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Sunday Morning

October 9, 2011

Sunday morning.  I awake to find we have no water for a shower, so I do the best I can spongeing myself down with the little I have.  I decide I will set out for MacDonald to visit friends before going to church after lunch.  As has become habit I walk into the city, planning to catch a moto taxi when the spirit moves me.

Passing through the anthill that is downtown Saint-Marc, I head through the market, somewhat quieter today. Eventually I decide to forgo a moto taxi altogether and walk the distance to MacDonald.  On the way I take a break at a tiny boutique where I savour an ice-cold Coke, a rare find.  The usual fare is vaguely cool at best.

Reaching MacDonald I find my friends otherwise occupied and decide to walk along Baie Saint-Marc.  Again I wish I had brought my camera, but the walk was unplanned.  I edge along the path notched into the base of the tortured cliffs shaped as the island slowly collapses back into the sea from whence it rose.  Shrubbery laced with vines and agaves find footholds as they scale the vertical walls.

Massive chunks of coral eroded by tides and waves litter the shore, replete with the embedded fossilized remains of segmented sea creatures of another time.  I search for one worn smooth enough to make a comfortable seat.  The coral rubble is a mix of tans and yellows and pinks, some tinted green with algae.  A few brick reds and oranges provide contrast.  Grey crabs sidle stiffly over the rocks; my every movement sending them skittering for cover.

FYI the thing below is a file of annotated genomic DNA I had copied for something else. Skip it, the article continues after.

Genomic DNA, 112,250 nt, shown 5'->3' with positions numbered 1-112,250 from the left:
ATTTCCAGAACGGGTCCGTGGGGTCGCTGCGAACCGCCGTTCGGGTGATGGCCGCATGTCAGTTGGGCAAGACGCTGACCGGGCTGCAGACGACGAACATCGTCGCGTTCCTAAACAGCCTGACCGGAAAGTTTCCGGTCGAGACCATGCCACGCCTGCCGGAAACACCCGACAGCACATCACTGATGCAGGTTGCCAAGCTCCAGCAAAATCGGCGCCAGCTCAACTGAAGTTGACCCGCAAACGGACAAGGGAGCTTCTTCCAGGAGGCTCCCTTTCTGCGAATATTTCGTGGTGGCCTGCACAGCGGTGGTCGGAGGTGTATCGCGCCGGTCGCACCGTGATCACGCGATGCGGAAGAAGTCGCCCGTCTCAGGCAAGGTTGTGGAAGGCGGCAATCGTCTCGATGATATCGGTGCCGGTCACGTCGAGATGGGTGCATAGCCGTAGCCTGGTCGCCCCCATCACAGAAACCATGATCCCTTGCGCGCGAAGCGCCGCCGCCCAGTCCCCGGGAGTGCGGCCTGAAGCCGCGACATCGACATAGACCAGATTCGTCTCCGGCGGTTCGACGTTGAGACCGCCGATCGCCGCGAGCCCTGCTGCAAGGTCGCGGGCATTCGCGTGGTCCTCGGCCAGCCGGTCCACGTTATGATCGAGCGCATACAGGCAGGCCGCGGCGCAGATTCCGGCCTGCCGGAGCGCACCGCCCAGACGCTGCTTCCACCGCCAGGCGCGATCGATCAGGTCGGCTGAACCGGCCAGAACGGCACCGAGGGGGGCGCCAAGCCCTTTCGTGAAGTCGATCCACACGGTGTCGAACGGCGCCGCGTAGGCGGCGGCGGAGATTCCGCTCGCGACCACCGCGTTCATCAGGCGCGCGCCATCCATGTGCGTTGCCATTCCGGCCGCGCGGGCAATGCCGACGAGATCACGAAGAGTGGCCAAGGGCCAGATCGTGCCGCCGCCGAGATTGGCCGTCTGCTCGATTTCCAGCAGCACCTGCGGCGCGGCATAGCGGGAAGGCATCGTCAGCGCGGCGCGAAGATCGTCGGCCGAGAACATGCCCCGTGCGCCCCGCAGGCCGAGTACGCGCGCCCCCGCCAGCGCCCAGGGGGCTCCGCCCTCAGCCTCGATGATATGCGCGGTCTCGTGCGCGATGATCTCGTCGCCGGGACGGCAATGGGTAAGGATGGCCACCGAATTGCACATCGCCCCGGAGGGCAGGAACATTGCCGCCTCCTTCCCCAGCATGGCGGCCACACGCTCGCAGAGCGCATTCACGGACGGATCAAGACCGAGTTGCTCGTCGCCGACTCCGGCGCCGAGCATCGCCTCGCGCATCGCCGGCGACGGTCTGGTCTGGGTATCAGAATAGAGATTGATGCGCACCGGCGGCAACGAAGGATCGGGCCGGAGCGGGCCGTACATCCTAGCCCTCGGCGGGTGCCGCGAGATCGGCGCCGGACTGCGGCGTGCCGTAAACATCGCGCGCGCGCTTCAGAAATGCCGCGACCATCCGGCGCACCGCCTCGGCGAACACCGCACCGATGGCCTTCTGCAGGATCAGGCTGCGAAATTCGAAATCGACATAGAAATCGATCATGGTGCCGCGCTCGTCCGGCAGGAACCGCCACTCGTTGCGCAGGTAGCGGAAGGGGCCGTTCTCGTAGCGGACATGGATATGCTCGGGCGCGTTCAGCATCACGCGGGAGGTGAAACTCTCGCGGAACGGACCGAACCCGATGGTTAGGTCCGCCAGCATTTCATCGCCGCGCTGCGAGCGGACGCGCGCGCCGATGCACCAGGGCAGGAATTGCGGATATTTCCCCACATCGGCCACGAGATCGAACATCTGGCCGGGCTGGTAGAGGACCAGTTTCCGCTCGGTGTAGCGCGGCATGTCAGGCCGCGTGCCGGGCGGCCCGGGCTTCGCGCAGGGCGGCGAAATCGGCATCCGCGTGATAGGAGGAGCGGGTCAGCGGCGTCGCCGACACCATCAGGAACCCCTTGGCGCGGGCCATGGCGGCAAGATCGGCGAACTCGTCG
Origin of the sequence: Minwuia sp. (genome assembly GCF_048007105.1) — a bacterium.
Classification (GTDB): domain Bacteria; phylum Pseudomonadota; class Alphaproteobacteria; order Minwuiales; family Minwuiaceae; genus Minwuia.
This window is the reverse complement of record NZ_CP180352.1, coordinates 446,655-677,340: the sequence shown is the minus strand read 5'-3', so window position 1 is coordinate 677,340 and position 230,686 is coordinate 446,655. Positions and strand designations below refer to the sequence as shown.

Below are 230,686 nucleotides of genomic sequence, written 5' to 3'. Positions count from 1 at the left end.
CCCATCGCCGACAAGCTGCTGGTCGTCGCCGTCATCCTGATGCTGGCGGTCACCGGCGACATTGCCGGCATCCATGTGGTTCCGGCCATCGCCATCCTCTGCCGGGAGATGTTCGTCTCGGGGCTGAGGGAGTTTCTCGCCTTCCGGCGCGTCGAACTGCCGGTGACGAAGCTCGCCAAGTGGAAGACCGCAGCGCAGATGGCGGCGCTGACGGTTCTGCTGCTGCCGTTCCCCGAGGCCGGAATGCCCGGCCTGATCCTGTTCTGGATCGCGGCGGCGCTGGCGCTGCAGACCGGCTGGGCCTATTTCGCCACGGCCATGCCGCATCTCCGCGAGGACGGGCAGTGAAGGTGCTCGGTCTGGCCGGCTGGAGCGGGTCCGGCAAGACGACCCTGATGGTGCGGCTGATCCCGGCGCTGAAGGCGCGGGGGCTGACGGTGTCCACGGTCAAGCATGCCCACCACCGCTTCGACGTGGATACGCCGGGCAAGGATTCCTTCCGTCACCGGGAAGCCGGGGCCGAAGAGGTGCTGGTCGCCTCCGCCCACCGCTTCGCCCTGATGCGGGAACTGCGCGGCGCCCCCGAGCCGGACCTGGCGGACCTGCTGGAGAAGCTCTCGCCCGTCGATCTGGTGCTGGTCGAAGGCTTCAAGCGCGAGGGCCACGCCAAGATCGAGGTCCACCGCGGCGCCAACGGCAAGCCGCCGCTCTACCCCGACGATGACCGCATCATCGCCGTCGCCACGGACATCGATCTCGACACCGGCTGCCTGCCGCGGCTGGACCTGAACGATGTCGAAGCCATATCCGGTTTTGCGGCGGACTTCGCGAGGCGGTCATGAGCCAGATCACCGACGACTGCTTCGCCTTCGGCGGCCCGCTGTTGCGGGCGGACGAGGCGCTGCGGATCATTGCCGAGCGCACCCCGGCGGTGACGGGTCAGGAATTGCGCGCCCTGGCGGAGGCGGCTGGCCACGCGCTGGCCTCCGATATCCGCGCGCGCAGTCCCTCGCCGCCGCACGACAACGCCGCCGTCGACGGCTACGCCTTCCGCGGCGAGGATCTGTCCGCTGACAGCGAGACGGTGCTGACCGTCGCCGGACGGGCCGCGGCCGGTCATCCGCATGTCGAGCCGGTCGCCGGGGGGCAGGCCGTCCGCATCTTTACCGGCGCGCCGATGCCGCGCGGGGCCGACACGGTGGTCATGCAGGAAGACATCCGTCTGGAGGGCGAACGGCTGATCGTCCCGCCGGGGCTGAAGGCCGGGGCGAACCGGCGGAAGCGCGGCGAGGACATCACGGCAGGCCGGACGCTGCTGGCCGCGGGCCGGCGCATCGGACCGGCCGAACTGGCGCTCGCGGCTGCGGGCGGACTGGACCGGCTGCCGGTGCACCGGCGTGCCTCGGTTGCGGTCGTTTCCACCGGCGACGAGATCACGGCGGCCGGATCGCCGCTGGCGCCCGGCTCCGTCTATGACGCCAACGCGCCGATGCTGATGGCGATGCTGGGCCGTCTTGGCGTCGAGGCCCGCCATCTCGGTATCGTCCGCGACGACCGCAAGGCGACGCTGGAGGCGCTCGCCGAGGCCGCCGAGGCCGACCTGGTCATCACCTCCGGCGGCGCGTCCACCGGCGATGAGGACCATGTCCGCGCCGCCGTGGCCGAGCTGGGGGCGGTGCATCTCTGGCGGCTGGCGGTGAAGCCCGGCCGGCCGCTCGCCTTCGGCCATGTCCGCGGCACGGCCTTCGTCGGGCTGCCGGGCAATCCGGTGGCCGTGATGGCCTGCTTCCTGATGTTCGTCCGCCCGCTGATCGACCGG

Doffing my backpack and removing my sandals, I dip my feet into the water, taking care to avoid the spiny sea urchins here in abundance.  The water is warmer than that in my shower.  The dirt from the street washes from my feet in murky clouds.  As it dissipates, schools of brightly coloured fish dance around my toes.  Mollusks slide over the wet stones.  Dragonflies dart and hover around me.  Butterflies float and flutter, chasing one another.  The only sound I hear is the gentle lapping of the waves.  A gentle sea breeze cools my face and dries my sweat-soaked shirt.

The sky is cloud-streaked; the sun struggles fruitlessly to burn through.  To the east beyond the mountains the clouds pile up, planning rain.  Beyond a freighter at anchor in the harbor in the distance Saint-Marc climbs its way up the mountains.  I watch a solitary fisherman haul in his in lines again and again without success.  Finally he weighs anchor and rows in search of better prospects.  Fishing differs little no matter where in the world.

Refreshed, I rise to make my way back.  The path smells of damp earth from last night’s rain.  I take note of the canary yellow and white splashes of delicate flowers; occasionally there are pinks and vivid purples.  Fishing net floats bob lazily on the ripples.  Small clutches of children enjoy the water, swimming and diving, oblivious to the fact that they may be honing the skills that may one day feed themselves and their families.

Suddenly I hear laughter and music from the top of the cliff, announcing that I have reached the edge of MacDonald.  A tumbledown shack fenced with cactus and palm fronds and garbage emerges.  Around the next bend a herd of quarrelsome goats greets me as they rummage through piles of garbage.

I stop for a cool drink and warm conversation at the home of friends and then we all find motos to head for church.

 

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